This is what investors are missing, that all this whiz bang way cool technology is really old school technology. Technology that is quickly becoming obsolete. Yet all these IDM companies are trying to dress up this old technology as way cool whiz bang. Just as the disease management companies of yesteryear they are selling the sizzle, the promise of what could be. That although the savings largely come from insulin using patients these savings will magically materialize with non-insulin patients too.

Is there any hard data that proves this claim? Nope. Are there any clinical studies that prove this? Nope. Are these claims backed up by lots of “self-reported” empirical beliefs? Absolutely. Diabetic Investor has spent a great of time reading and rereading the press releases from IDM companies which tout the benefits of their particular mouse trap. Yet we cannot find one that has any hard-clinical data that proves they can translate the results seen with insulin using patients to non-insulin patients. There is belief that this is true but no real independent data that backs up this claim. Sure, there is lots of “self-reported” data but independent clinical data, nope.

This makes us wonder why these companies continue to raise money. Why when this market is commoditizing just as the conventional BGM market commoditized are they receiving these lofty valuations. Why when the technology they base their systems on will be replaced by newer and better technology they continue to receive so much attention and money.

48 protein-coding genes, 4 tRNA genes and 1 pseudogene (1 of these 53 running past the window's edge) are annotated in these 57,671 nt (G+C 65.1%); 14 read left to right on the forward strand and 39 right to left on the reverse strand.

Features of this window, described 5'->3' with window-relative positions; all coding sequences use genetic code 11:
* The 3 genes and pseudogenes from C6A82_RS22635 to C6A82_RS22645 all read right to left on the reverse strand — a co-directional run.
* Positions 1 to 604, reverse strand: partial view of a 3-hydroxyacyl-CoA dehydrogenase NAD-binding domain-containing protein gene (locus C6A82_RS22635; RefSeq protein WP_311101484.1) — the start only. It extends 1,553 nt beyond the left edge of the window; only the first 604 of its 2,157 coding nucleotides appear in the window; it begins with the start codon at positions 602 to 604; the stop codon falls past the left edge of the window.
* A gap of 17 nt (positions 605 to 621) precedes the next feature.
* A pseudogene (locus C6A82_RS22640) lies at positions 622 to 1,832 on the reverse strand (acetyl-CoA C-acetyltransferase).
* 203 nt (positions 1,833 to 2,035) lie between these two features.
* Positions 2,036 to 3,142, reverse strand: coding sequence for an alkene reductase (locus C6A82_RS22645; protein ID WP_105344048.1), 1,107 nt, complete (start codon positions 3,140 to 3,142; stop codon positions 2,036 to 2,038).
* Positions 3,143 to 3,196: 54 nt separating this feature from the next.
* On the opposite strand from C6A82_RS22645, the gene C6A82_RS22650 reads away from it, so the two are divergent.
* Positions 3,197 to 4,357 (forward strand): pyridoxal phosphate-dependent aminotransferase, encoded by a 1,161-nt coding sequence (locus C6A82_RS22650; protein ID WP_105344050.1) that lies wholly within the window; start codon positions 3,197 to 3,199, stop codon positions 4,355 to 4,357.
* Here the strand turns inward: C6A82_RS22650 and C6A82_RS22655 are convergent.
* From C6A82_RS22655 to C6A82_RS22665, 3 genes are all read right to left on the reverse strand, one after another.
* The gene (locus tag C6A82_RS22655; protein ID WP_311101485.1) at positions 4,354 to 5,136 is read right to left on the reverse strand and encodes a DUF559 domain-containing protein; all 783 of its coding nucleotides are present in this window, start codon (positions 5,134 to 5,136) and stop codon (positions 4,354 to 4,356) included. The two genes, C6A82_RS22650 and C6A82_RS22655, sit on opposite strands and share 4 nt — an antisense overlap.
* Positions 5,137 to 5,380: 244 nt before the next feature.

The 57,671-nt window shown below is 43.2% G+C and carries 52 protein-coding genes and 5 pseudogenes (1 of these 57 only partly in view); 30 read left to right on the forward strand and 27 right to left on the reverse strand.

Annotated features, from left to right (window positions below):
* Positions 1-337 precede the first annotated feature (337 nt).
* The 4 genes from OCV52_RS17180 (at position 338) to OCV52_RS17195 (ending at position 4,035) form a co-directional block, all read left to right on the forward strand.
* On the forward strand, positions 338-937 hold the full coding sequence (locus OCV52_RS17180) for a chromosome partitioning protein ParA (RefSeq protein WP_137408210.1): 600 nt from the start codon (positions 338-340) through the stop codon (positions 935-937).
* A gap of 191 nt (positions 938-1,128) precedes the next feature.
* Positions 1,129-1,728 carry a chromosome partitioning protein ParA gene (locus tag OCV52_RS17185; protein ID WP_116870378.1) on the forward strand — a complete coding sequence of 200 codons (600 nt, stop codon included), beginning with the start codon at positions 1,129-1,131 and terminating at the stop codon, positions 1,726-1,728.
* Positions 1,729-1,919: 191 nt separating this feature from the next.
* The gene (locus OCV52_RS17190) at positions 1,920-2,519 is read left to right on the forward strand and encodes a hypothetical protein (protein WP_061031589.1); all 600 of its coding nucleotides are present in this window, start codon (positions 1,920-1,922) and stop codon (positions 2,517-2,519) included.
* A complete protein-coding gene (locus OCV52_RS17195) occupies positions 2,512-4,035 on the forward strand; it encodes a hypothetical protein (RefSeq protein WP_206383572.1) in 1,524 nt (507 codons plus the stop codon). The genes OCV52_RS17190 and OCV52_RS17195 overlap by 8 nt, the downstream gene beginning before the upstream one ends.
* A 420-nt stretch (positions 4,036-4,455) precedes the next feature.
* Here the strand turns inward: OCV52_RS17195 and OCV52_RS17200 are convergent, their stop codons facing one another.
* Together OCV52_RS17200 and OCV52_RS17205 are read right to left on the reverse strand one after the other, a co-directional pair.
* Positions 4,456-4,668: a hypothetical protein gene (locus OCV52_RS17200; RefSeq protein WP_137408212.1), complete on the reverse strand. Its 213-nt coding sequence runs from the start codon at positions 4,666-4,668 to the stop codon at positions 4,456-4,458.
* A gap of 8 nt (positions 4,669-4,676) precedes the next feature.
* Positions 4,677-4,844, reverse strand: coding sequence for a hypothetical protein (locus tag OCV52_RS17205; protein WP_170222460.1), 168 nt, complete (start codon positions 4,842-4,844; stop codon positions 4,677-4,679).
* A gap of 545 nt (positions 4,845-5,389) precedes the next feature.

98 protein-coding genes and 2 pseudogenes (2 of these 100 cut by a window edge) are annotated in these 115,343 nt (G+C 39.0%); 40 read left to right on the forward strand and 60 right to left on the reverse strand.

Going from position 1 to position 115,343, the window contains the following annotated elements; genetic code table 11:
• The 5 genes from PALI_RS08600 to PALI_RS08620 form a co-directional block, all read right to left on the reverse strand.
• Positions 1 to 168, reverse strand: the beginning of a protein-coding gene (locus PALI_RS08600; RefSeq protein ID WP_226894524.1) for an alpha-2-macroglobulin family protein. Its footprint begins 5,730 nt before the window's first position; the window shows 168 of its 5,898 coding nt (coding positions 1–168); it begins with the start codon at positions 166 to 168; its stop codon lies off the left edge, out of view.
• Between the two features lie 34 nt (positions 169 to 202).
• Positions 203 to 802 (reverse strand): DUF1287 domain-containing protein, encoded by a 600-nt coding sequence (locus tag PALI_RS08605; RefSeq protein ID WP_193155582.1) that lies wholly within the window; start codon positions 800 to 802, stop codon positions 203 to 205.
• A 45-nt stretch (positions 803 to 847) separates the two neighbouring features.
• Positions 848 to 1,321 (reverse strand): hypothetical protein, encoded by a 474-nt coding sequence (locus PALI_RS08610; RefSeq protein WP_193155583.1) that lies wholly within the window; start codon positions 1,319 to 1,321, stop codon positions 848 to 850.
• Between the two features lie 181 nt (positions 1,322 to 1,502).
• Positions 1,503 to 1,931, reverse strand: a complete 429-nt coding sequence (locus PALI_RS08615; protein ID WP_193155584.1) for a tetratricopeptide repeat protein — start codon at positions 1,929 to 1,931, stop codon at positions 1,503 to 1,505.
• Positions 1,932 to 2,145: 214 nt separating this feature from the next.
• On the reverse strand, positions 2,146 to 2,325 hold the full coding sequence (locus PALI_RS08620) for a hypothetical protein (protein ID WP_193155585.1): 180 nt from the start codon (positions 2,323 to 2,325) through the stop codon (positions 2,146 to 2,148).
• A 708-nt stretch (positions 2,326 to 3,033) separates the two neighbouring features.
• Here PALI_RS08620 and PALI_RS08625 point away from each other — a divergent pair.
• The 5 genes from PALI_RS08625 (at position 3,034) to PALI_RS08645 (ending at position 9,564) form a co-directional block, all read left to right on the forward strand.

Part of the reason we suspect is that besides over-hyping and quite frankly exaggerating results they sell more sizzle. Besides dressing up old technology as new these companies also play up the fact they have a very different sales model. Nope instead of relying on conventional reimbursement universally these companies tout their shave club for men pricing scheme. That patients will pay a monthly fee, get all the test strips they need, delivered right to their door plus great coaching. That somehow this will get these patients to do something they didn’t do under the old reimbursement model and test their glucose on a regular basis. That this way cool whiz bang old technology combined with coaching will make them care about their diabetes management.

Now we hate to be redundant but what patients with diabetes want more than anything is NOT to have diabetes in the first place. They want diabetes management to be part of their daily routine and not to run their already hectic and complex lives. As we have said diabetes management is a job, a job which isn’t always easy and requires lots of heavy lifting. Also, as we have said many times even when this job is done well there are no outward rewards for the patient.